By Giles Strachan and Ilan Manor
In 1952, General Sir Gerard Templer arrived in Malaya. On a visit to a village suspected of supporting communists, he delivered a tough speech. He began ‘You are all bastards’, which his translator converted to ‘His Excellency says that none of your parents were married.’ He continued ‘I can be a bastard too.’ This was dutifully translated as ‘His Excellency says that his parents were also unmarried.’
The problem Sir Gerard faced was that his speech relied on layers of meaning. With access to past speeches by Sir Gerard and other British leaders, perhaps his audience could have understood.
ChatGPT and language learning models (LLMs) have arrived with similar fanfare to Sir Gerard, and face similar issues of being lost in translation. In diplomacy, much has been made of the ability of LLMs to draft speeches, prepare position papers and otherwise automate the humdrum day-to-day business of countries talking. LLMs, however, face two challenges – their inability to understand diplomacy and their inherent bias.
While diplomacy has become increasingly public, with diplomats live-tweeting images from summits and posting policy papers, the most important part of diplomacy remains discrete. Conversations on the sidelines of coronations, encounters in the corridors at the UN and exchanges at summits still produce results. Public posturing may require that, for example, Russian diplomats deny the presence of its troops in Crimea, but in the negotiating room they are far more forthcoming. After all, troops can only be withdrawn if all parties agree that they are really there. Like an iceberg, much of diplomacy is unseen.
A field with a significant hidden portion is a great challenge to LLMs that are, essentially, sophisticated predictive models that can formulate responses based on how ‘likely’ a given combination of words is to occur. LLMs like ChatGPT perform this analysis after training on the massive corpus of English-language documents available online. Let ChatGPT rip on Project Gutenberg and it will come back able to produce a reasonable simulacrum of Shakespeare. This, however, is where the problems emerge.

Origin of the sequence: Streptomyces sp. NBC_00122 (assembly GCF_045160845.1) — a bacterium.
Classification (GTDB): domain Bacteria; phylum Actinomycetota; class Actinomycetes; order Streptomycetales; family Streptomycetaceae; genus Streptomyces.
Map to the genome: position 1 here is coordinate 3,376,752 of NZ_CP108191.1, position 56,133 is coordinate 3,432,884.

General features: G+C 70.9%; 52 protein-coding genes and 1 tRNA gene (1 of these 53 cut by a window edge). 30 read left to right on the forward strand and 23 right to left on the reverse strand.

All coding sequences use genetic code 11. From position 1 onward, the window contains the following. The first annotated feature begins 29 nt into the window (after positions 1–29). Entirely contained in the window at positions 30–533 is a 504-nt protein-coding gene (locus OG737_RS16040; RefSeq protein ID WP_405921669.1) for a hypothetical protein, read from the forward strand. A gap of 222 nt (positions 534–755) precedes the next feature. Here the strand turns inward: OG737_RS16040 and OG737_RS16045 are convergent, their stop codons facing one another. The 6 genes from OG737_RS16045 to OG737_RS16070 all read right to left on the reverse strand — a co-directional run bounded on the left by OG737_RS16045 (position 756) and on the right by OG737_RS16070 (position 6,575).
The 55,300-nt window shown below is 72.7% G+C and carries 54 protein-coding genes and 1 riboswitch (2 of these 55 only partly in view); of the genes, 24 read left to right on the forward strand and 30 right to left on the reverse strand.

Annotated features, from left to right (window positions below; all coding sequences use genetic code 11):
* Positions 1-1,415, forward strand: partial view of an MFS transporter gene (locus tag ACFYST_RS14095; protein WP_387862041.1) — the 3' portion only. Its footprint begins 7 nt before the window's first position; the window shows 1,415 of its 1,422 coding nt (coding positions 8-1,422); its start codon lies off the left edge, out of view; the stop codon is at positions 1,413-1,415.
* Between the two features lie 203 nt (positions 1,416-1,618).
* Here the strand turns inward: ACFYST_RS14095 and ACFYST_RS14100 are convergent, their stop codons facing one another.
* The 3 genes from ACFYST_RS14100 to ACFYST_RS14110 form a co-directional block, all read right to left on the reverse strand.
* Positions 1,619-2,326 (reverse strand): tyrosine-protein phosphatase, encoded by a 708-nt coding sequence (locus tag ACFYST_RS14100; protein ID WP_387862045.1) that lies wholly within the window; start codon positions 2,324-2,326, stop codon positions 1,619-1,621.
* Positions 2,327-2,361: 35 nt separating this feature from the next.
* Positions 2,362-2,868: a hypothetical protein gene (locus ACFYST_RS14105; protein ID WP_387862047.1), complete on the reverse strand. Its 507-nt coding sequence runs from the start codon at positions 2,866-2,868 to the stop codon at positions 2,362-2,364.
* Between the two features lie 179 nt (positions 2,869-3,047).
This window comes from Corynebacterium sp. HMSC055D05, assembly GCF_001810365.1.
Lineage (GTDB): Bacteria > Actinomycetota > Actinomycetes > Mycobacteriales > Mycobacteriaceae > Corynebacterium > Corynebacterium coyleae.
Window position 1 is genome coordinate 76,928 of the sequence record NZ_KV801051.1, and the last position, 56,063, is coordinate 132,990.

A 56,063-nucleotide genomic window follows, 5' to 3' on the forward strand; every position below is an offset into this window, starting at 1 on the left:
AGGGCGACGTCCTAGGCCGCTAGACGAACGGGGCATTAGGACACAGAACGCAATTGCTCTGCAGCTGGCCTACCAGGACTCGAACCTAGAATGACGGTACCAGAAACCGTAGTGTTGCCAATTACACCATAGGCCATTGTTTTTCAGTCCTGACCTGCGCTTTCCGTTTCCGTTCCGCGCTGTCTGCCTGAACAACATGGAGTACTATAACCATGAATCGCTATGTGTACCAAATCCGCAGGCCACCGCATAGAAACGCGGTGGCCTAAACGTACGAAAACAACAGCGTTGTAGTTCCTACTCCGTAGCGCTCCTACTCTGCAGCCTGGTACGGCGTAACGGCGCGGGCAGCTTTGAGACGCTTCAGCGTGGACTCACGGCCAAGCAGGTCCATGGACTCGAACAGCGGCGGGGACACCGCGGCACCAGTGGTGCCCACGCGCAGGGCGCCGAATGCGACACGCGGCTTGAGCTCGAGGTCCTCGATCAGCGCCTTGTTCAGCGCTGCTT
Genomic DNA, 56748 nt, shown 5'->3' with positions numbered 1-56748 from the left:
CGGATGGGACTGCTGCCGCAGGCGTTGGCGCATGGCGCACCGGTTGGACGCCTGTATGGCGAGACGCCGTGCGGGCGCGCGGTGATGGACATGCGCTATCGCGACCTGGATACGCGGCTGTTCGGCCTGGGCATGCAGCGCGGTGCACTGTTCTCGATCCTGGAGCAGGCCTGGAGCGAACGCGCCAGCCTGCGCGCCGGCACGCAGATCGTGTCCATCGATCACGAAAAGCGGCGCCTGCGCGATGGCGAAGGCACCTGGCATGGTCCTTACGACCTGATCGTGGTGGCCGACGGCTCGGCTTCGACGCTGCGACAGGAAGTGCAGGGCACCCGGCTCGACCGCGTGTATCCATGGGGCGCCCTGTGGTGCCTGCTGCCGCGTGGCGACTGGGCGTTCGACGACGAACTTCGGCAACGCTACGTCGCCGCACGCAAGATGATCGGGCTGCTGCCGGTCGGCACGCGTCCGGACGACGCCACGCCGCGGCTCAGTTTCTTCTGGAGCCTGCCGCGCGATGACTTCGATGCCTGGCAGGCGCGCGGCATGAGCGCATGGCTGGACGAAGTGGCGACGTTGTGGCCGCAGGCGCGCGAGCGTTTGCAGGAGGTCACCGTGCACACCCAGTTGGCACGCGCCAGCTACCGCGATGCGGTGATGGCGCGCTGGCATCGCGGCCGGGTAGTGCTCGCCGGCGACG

First, diplomacy is a secretive art. We know that the statements of MFAs differ deeply from their own internal analyses – after Wikileaks, for example, the State Department launched a “charm offensive” to smooth the feathers ruffled by the frank – even brutal – assessments of US diplomats. An LLM in 2010 would have described America’s deep esteem for the rulers of Saudi Arabia, for example, rather than the blunter assessments found in Wikileaks. The delicate language of diplomacy would also require an LLM to understand that when the Israel is ‘very concerned’ about activity in the Gaza Strip, it is business as usual, but when it is ‘deeply concerned’, the airstrikes are en route. An LLM trained on public data will never be able to offer significant insight into the words of diplomats.
Secondly, LLMs included biases. The corpus of data used for training ChatGPT is composed of online data. The internet, however, is biased towards developed economies – the English-language Wikipedia is by some distance the largest while Swedish (10m speakers) has twice as many articles as Mandarin (1.35bn speakers). This means that ChatGPT is training on data which over-represents the USA and the UK. Regardless of the admirably liberal bent of these two nations, ChatGPT will see far more combinations of words praising these countries and representing their views those opposing them. For transnational languages, this also means a bias towards the linguistic centres of gravity. A Portuguese diplomat will find that public LLMs represent the views of Brazil far better than those of their own nation, let alone a Timorese diplomat. In a field reliant on subtlety and where national identity is so significant, this poses a considerable barrier to using public LLMs.
To overcome these limitations, we propose that MFAs construct private LLMs. The public training of LLMs could be supplemented by access to decades of diplomatic cables and secret analyses to provide insight into negotiation tactics, decision-making hierarchies and crisis response. For example, in trade negotiations a private LLM could trace the relationship between public statements and movements in the negotiating room, revealing what kinds of public language hint at areas for progress or dangerous red lines. Covert data on, say, the Iranian nuclear programme could be matched to analyses of Iranian state media to identify when the government is bluffing and when they are close to breakthroughs. The first MFA to develop their own in-house LLM will no doubt have a significant advantage in their ability to analyse their counterparties and deploy AI to improve all three key functions of diplomacy: representation, negotiation and crisis management
Had Nikita Khrushchev consulted an LLM before his trip to the UN, he would have anticipated a Philippine attack on the Soviet Union, automatically drafted a witty response and left his shoes at home.
Giles Strachan is a former civil servant and analyst.